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Roku squeezes ahead in Q1 earnings as the CTV market gets more competitive

The news: Roku eked out better-than-expected results in Q1, showing resilience in hardware sales and viewership in an ad market that’s been unkind to the connected TV (CTV) company.

  • Revenues totalled $741 million, up just 1% year over year, but topped analyst estimates. Platform revenues, which include licensing and advertising, were also up 1% YoY.
  • “Devices” revenues, which mostly includes hardware sales, rose 18% to $106 million, showing strong growth in a sector that’s been a pain point for Roku.

In other areas, Roku showed signs of weakness. Though active accounts grew 17% to 71.6 million, average revenue per user (ARPU) fell 5%. The company had a Q1 net loss of $193.6 million, widening from the year earlier, as operating expenses rose about 42%.

Thanks, cord-cutting: Roku’s strong hardware sales and growth in time spent are partially due to the record number of US consumers who are choosing to cut the cord.

  • Just under one-third (33.1%) of US consumers cut the cord in 2022, leading to the decline of legacy pay TV companies and prompting streaming brands like Roku and Fubo to entice consumers seeking lower-cost alternatives.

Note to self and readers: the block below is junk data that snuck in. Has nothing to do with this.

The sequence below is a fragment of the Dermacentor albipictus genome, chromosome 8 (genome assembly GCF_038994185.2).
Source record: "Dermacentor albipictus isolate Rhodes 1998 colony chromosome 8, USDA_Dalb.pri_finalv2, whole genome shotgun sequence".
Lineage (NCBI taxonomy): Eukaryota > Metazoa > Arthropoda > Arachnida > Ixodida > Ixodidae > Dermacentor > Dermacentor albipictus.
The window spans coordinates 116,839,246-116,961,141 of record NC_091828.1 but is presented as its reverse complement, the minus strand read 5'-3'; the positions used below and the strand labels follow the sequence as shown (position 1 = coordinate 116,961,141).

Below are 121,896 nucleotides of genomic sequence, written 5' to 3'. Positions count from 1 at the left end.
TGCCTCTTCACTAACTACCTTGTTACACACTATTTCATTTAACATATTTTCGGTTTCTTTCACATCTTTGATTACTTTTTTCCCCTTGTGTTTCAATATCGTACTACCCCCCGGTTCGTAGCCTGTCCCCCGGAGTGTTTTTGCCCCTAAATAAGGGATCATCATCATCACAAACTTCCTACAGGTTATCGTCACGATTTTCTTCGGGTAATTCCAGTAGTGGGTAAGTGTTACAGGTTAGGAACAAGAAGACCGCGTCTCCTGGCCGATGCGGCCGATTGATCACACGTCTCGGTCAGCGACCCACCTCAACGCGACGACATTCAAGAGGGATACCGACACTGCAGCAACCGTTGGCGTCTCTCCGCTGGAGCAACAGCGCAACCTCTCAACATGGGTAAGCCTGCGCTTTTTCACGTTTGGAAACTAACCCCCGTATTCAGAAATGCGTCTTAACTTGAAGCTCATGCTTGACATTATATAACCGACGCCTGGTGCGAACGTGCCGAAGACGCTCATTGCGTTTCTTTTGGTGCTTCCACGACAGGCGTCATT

• That same cord-cutting trend is responsible in part for making CTV the fastest-growing digital ad format in the US, increasing 21.2% to $25.09 billion in 2023, per our new forecast. But because CTV is such a crowded field, one company doesn’t own the lion’s share of revenues—Hulu leads at $3.63 billion, with Disney and Roku close behind at $2.89 billion and $2.19 billion, respectively.
  • Roku is making gains outside the US, too; in Mexico, it was the top selling smart TV operating system for the second quarter in a row.

Acquisition speculation: A series of mixed or poor quarters, the crowded CTV market, and recent layoffs have caused many to wonder if Roku will sell off part of its multifaceted business to competitors or other streaming giants, but for now it appears to be hanging tight.

  • Roku isn’t just a CTV hardware company: It’s also dabbled in original content and advertising tech, making it desirable to a number of major video competitors from Netflix to Amazon. But high interest rates and lower revenues for streamers in general have lessened the chance of an acquisition.

Our take: Roku’s slow-but-steady results in a space with meteoric ad spending growth shows just how contentious the CTV market is, even for a company at the top. Without the potential for bundling that a service like Hulu has, Roku will have to do a lot to get cord-cutting consumers to jump aboard.